If you are suffering abuse at the hands of your partner then it is important to know when to walk away. Marital woes and disagreements can be ironed out with strategic planning and kindness, but abuse should never be tolerated. Knowing the difference between the two is vital to guiding you through your decision-making process.


3. Children of divorced parents are more likely to divorce themselves (breaking the vicious cycle)


This study, like many others before it, reinforces a strong body of evidence showing that the deleterious effects of parental divorce come as a result of the divorce itself, not from witnessing parental conflict. This should serve as a powerful incentive for parents to work through any conflict without resorting to separation.

Daughters of divorced couples seem to be hardest hit when it comes to suffering lasting effects on their confidence in the institution of marriage. At the outset of their marriage, daughters of divorced couples report feeling lower levels of commitment and less confidence in the future of their relationship than women whose parents remained together.

To break the vicious cycle of divorce feeding divorce we need to approach the problem with a simple, yet a challenging solution. That is less impulsivity, greater listening, and more kindness.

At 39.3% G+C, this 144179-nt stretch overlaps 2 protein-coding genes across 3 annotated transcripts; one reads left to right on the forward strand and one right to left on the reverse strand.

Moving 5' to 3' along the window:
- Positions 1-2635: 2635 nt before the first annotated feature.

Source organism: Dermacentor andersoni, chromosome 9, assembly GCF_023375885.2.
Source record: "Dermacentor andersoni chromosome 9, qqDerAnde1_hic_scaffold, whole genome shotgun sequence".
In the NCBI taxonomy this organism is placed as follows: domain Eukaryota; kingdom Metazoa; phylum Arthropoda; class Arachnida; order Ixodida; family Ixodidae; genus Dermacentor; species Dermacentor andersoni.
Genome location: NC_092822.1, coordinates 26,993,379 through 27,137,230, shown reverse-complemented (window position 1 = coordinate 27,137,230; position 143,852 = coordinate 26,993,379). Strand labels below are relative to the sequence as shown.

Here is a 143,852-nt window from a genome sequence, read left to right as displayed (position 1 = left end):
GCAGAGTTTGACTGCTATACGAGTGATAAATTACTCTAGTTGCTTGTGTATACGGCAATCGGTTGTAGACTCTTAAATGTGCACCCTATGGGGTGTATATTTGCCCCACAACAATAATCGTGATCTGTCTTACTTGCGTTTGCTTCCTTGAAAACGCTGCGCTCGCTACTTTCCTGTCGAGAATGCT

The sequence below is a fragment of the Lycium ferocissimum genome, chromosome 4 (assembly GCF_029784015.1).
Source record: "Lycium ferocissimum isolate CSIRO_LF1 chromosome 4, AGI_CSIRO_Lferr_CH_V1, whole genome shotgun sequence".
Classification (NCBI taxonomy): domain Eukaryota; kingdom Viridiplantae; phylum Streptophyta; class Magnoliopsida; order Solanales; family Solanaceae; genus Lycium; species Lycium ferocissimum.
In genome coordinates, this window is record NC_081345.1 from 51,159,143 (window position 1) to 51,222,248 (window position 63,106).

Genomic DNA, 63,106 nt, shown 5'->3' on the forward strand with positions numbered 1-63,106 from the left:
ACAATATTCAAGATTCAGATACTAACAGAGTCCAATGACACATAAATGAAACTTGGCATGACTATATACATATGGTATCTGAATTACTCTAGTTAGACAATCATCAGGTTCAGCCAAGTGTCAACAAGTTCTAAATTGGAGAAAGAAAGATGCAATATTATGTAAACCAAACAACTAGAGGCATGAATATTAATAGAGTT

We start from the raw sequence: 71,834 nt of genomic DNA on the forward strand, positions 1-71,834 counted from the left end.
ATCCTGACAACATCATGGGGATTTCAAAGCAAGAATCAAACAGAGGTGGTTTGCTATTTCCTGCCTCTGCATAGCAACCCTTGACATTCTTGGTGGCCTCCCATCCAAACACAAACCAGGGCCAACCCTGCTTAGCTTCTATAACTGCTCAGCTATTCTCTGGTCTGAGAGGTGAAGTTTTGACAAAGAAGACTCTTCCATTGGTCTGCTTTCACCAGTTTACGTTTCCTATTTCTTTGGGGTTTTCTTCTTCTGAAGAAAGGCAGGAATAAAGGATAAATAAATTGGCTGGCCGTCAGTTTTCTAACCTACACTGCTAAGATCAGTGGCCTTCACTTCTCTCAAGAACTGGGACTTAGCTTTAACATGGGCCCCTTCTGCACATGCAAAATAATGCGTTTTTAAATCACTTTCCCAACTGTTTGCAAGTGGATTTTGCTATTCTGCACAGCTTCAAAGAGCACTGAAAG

4. Marriage and faith are deeply interwoven… and religious commitment can keep relationships intact


People are often uneasy when the subject of marriage as a religious and faith-based institution is raised. But the evidence is clear: married couples who practice their faith dutifully are less likely to break up the marital home.

Of course, social mores in some secular countries like China (“saving face”) prevent the divorce rate from rising to western levels (although they are increasing). Nevertheless, marriages prosper when couples ground their lives in the spirit of kindness, selflessness, and the enduring sanctity of marriage.

But simply belonging to a faith in a nominal capacity won’t cut it. To reap the full rewards you must get involved with your community, develop a relationship with God, and seek counsel in your local religious leaders for words of wisdom in tough times. Faith is an incredibly strong asset to possess and it can help us to endure the hardest of times and enjoy the best of times.